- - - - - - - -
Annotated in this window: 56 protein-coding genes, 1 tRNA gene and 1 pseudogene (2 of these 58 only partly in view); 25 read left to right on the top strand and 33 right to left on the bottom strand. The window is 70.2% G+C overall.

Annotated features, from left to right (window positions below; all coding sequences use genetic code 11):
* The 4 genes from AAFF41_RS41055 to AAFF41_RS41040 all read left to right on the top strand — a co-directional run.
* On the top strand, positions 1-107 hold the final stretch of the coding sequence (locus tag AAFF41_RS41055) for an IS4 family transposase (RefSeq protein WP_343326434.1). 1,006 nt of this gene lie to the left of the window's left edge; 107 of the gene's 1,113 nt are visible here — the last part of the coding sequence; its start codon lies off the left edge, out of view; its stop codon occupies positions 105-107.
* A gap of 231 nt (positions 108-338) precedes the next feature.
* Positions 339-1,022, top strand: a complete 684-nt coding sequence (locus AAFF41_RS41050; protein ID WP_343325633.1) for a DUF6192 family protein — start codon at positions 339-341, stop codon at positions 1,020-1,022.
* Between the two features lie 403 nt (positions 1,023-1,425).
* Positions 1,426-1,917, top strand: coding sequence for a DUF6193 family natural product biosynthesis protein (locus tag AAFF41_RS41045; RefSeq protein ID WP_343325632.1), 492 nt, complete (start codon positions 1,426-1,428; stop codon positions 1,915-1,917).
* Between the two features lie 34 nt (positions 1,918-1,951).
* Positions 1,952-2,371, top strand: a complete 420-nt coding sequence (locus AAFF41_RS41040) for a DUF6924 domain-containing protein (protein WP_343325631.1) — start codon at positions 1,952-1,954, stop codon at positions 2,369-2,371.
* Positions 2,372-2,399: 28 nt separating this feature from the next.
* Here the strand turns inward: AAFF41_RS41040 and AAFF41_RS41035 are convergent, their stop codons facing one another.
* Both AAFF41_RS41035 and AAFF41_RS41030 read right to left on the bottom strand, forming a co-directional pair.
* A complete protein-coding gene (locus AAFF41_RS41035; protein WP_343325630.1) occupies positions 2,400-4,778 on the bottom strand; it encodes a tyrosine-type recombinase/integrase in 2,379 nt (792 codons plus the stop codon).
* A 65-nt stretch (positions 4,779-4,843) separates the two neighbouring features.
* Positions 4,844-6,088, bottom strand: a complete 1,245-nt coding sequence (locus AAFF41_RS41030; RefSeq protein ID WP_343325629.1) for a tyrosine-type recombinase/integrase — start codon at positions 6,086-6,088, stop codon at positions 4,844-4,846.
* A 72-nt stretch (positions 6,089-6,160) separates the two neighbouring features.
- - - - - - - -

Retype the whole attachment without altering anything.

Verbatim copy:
Annotated in this window: 56 protein-coding genes, 1 tRNA gene and 1 pseudogene (2 of these 58 only partly in view); 25 read left to right on the top strand and 33 right to left on the bottom strand. The window is 70.2% G+C overall.

Annotated features, from left to right (window positions below; all coding sequences use genetic code 11):
* The 4 genes from AAFF41_RS41055 to AAFF41_RS41040 all read left to right on the top strand — a co-directional run.
* On the top strand, positions 1-107 hold the final stretch of the coding sequence (locus tag AAFF41_RS41055) for an IS4 family transposase (RefSeq protein WP_343326434.1). 1,006 nt of this gene lie to the left of the window's left edge; 107 of the gene's 1,113 nt are visible here — the last part of the coding sequence; its start codon lies off the left edge, out of view; its stop codon occupies positions 105-107.
* A gap of 231 nt (positions 108-338) precedes the next feature.
* Positions 339-1,022, top strand: a complete 684-nt coding sequence (locus AAFF41_RS41050; protein ID WP_343325633.1) for a DUF6192 family protein — start codon at positions 339-341, stop codon at positions 1,020-1,022.
* Between the two features lie 403 nt (positions 1,023-1,425).
* Positions 1,426-1,917, top strand: coding sequence for a DUF6193 family natural product biosynthesis protein (locus tag AAFF41_RS41045; RefSeq protein ID WP_343325632.1), 492 nt, complete (start codon positions 1,426-1,428; stop codon positions 1,915-1,917).
* Between the two features lie 34 nt (positions 1,918-1,951).
* Positions 1,952-2,371, top strand: a complete 420-nt coding sequence (locus AAFF41_RS41040) for a DUF6924 domain-containing protein (protein WP_343325631.1) — start codon at positions 1,952-1,954, stop codon at positions 2,369-2,371.
* Positions 2,372-2,399: 28 nt separating this feature from the next.
* Here the strand turns inward: AAFF41_RS41040 and AAFF41_RS41035 are convergent, their stop codons facing one another.
* Both AAFF41_RS41035 and AAFF41_RS41030 read right to left on the bottom strand, forming a co-directional pair.
* A complete protein-coding gene (locus AAFF41_RS41035; protein WP_343325630.1) occupies positions 2,400-4,778 on the bottom strand; it encodes a tyrosine-type recombinase/integrase in 2,379 nt (792 codons plus the stop codon).
* A 65-nt stretch (positions 4,779-4,843) separates the two neighbouring features.
* Positions 4,844-6,088, bottom strand: a complete 1,245-nt coding sequence (locus AAFF41_RS41030; RefSeq protein ID WP_343325629.1) for a tyrosine-type recombinase/integrase — start codon at positions 6,086-6,088, stop codon at positions 4,844-4,846.
* A 72-nt stretch (positions 6,089-6,160) separates the two neighbouring features.